The Emerson Review is looking for excellent writing for their next issue. Submissions are open until February 1 and they are interested in poetry, nonfiction and fiction. Send them something grand.
Issue 10.6 of DIAGRAM is live with writing from Nayelly SJ Barrios; Bridget Bell; Jody Brooks; Christopher Bundy; MRB Chelko; Paul Cunningham; Jim Fisher; Trey Jordan Harris; Christine Larusso; Robert Hill Long; Bo McGuire; Rebecca Mertz; David James Miller; Rufo Quintavalle; Samantha Stiers; and Quintan Ana Wikswo.
Ricky Gervais explains why he is an atheist.
I’ve been really interested in this post by Kevin Smith where he talks about success and work that doesn’t feel like work. I believe many successful people can relate to the sentiments Smith expresses in his post. When we consider successful people, we rarely pay any attention to how or why the success was achieved. We focus on the success itself because it is the success that is visible not the why of the success.
Spike Lee has released a book, Do The Right Thing, with behind-the-scenes photos, interviews, reflections from Lee and more.I’m looking forward to reading this book. I loved the film.
Jason Sanford offers a message to a writer who did not do his due diligence.
I admire writers with discipline. Laila Lalami took a year of silence, where she decided not to submit her work anywhere or agree to any requests for contributions. Instead, she simply focused on reading and writing.
Shane Jones engaged in an exchange with Poets & Writers wherein he discussed his writing process for one of the magazine’s features and then things got interesting.
I love this bag and want one quite badly.
Salvatore Pane shares his fiction workshop syllabus for next semester and suggests more teachers do the same.
It is the end of the year. Many people in many places are making end of the year lists summarizing where they went, what they did, what they read, loved, hated, and on and on and on and on. What’s on your list?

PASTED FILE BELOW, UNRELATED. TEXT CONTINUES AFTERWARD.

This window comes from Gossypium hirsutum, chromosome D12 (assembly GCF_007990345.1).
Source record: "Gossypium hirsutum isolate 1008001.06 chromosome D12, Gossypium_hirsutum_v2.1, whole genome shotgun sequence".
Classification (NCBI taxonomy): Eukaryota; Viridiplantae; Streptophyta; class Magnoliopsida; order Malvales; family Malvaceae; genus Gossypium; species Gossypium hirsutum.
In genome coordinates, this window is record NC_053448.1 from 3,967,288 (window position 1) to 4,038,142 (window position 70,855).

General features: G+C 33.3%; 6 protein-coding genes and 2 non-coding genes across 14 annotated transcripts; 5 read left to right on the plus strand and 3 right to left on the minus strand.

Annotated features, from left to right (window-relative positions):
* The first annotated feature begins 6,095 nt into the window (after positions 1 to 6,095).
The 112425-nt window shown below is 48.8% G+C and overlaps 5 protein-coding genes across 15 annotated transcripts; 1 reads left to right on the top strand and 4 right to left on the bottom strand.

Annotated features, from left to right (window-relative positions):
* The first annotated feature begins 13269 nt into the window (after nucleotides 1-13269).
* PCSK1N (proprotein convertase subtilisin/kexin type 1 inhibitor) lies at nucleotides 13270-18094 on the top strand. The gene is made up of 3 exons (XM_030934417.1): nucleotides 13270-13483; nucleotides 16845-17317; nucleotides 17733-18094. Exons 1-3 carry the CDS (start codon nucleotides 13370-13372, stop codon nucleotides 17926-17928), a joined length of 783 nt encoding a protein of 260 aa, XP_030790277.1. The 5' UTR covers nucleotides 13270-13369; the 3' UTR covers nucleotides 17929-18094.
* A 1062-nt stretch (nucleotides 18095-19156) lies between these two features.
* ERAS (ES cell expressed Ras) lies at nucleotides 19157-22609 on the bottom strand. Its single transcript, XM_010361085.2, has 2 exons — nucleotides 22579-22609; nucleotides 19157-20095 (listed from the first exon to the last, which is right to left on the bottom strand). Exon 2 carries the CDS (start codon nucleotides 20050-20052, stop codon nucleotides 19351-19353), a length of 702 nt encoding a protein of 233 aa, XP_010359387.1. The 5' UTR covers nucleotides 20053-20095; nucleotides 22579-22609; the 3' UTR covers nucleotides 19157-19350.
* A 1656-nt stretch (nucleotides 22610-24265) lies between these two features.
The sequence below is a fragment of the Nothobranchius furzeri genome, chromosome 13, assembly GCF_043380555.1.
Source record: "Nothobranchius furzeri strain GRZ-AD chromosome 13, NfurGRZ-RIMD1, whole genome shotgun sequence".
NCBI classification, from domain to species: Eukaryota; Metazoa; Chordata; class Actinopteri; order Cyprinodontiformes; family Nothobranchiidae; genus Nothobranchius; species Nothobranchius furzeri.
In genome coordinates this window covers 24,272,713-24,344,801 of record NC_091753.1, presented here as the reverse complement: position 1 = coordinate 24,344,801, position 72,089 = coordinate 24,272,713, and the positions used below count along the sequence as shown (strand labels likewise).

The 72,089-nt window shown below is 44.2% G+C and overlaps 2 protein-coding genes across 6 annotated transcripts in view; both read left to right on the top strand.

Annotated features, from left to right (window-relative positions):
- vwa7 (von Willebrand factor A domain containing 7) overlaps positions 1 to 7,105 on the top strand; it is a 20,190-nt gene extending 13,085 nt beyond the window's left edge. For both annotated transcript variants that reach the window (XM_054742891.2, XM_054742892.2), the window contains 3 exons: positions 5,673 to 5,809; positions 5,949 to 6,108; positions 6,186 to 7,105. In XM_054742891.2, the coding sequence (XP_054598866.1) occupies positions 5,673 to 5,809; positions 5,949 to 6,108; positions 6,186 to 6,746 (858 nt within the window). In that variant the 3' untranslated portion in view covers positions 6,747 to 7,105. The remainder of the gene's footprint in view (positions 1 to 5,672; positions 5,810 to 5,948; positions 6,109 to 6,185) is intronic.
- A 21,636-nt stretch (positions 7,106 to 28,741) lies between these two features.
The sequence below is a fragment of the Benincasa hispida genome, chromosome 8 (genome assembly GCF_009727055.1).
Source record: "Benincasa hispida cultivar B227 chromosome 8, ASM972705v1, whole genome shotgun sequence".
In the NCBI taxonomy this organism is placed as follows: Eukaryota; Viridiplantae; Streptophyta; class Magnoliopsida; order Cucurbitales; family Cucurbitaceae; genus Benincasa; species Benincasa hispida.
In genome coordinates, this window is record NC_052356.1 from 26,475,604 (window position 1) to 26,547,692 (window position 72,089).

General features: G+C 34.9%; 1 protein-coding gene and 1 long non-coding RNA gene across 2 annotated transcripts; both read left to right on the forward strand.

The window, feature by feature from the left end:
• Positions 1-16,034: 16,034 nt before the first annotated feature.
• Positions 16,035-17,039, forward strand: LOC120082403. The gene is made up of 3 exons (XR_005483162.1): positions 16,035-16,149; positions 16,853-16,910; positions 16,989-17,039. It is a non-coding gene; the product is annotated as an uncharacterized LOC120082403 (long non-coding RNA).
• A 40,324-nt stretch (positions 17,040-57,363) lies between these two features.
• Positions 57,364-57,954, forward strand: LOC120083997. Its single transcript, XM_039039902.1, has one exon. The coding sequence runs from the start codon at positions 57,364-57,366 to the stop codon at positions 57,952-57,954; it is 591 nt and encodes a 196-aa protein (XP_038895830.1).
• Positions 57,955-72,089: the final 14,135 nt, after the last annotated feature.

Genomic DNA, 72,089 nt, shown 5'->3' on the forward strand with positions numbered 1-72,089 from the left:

Last year, a Boston DIY gal pal started spreading the word she was putting together a cookbook for charity. 100% of the proceeds go directly to the Greater Boston Food Bank, and the book’s been featured on the Cooking Channel. I’m in it but under the penname nicnasty with no bio just in case people hated my recipes. The other recipes and writing in the anthology are by some pretty awesome vegans, food critics, vagabonds and good-hearted cooks. My sometimes band Mind Yeti (I’m on the kazoo, wazaa) played the book release and we sold 150 copies the first night. Kristina is the editor and food expert so she can better explain all of it than I can below because I am not an expert at all.
Cook Food Everyday,
Adam Kotsko, whom I interviewed in June 2009 about his book, Žižek and Theology, has just put out a long essay called Awkwardness. (He’s published two other books since that 2009 interview, too, damn. One is called The Politics of Redemption and the other is a translation of Agamben’s The Sacrament of Language. He makes my 2010 feel lazy.)
Awkwardness is about awkward situations as seen in popular TV and movies and your mama’s. He examines these situations in terms of Heideggerian relationality, similar to the way Kierkegaard looked at irony. Because of its pop-culture conceit it reminds me a bit of those “Simpsons and Philosophy“-type books that I used to buy because I liked the Simpsons or baseball but then would never read because, lo, they were still heady academic essays after all. But Awkwardness doesn’t market itself that way — as it shouldn’t. For one thing, Kotsko doesn’t limit his subject matter; The Office, some girl singing at a bar, and Larry David all come under scrutiny in the course of discussing awkwardness. Even the book’s introduction says it started as a joke, this isn’t philosophy-for-philosophy’s-sake. READ MORE >
December 27th, 2010 / 7:33 pm